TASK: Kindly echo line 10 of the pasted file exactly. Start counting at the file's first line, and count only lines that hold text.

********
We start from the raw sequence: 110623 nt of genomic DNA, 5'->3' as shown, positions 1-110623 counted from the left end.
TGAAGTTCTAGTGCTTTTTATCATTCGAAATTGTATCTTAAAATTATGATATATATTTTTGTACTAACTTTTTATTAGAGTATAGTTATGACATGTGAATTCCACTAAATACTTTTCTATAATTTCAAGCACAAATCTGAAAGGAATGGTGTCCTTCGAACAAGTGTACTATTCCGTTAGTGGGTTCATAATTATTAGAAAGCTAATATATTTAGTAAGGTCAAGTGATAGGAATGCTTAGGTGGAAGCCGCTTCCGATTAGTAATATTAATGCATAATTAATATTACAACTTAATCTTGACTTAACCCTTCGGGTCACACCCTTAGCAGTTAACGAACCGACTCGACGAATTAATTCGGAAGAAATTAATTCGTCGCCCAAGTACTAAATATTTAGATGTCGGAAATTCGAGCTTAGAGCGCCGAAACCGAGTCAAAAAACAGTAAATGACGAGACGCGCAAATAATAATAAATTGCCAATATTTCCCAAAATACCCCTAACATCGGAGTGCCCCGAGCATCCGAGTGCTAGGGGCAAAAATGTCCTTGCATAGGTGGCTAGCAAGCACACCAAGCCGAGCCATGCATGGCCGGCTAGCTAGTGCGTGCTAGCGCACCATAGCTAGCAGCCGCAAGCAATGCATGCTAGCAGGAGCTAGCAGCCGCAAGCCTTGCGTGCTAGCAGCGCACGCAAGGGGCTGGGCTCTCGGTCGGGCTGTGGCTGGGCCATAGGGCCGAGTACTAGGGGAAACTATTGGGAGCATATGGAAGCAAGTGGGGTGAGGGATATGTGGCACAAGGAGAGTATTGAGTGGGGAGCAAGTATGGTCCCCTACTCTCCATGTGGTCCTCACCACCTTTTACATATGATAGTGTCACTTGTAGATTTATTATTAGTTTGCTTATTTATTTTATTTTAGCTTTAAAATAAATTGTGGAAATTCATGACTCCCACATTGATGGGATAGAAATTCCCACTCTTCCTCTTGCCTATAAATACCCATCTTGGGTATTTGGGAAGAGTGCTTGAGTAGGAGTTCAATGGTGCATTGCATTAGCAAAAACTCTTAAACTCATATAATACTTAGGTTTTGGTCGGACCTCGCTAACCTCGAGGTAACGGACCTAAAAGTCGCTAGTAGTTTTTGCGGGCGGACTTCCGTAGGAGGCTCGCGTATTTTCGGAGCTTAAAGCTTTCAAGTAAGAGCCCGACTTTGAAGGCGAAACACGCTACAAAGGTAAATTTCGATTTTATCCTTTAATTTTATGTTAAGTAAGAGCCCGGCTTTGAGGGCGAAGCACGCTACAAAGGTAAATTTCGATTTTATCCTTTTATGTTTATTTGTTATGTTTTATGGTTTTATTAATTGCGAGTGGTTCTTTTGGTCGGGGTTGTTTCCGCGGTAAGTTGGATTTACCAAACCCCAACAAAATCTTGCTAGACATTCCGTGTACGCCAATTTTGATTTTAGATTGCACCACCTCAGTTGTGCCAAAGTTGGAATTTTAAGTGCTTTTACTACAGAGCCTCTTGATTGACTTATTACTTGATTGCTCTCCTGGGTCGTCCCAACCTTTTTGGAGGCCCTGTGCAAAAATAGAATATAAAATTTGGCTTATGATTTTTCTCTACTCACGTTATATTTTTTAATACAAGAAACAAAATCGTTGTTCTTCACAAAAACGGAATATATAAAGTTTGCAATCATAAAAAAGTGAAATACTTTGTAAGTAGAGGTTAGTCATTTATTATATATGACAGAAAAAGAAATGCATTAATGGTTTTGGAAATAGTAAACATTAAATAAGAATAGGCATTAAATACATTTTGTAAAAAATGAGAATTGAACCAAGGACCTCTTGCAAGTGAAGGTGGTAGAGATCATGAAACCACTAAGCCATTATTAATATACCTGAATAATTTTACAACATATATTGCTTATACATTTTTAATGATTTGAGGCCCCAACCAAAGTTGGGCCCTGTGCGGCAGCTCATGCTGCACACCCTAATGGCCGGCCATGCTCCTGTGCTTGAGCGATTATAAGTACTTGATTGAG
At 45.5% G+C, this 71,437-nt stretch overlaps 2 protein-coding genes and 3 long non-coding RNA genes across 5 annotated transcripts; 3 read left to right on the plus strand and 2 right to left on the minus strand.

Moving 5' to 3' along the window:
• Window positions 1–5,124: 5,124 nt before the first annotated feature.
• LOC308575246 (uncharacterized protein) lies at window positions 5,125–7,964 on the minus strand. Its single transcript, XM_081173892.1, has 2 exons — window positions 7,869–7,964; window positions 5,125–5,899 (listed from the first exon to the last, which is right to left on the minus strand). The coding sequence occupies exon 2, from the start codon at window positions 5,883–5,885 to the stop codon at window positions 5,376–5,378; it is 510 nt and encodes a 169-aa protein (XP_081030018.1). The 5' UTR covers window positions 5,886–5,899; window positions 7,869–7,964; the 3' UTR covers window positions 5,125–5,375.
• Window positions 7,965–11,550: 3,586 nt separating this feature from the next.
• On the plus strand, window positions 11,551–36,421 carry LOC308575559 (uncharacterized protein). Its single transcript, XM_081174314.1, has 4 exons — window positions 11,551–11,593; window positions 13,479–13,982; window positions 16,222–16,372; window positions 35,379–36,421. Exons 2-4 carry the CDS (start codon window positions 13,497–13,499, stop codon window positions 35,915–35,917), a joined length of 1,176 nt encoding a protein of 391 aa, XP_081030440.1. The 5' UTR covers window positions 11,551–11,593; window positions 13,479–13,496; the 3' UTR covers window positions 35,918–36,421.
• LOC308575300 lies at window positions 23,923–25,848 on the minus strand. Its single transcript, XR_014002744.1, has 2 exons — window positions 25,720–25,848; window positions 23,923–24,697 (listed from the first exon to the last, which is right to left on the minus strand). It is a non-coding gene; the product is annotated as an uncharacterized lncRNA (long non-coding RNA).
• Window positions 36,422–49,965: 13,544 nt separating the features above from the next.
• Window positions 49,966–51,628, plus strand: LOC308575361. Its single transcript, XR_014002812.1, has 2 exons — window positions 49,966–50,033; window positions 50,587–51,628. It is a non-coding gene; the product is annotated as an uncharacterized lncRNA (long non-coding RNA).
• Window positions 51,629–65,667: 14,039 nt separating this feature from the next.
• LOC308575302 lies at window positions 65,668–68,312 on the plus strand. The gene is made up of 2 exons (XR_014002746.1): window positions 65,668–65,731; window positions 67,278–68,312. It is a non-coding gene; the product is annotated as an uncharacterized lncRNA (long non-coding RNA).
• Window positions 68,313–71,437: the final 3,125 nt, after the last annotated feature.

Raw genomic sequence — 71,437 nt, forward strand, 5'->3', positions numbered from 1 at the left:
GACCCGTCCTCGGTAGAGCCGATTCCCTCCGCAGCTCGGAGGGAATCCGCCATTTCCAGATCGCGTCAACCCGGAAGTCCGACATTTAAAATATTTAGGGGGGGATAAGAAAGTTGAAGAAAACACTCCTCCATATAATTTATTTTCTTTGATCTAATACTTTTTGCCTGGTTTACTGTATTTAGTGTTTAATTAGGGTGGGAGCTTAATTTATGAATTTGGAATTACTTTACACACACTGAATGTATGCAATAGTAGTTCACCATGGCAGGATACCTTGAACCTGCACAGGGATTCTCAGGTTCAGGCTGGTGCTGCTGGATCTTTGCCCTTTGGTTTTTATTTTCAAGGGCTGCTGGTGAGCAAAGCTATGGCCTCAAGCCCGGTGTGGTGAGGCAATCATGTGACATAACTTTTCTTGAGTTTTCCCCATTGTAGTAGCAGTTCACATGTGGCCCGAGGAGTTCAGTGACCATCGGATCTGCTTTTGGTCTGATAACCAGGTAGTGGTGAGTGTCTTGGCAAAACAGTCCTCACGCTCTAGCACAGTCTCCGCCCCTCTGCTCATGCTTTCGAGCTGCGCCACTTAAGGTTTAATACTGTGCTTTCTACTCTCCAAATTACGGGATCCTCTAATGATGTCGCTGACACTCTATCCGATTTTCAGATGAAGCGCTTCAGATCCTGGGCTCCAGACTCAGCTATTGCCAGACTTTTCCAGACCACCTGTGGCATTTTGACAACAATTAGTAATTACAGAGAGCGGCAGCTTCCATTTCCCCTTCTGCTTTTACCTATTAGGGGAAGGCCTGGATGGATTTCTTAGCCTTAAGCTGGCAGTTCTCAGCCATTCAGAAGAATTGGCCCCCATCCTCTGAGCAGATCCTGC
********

• Window positions 36,422–49,965: 13,544 nt separating the features above from the next.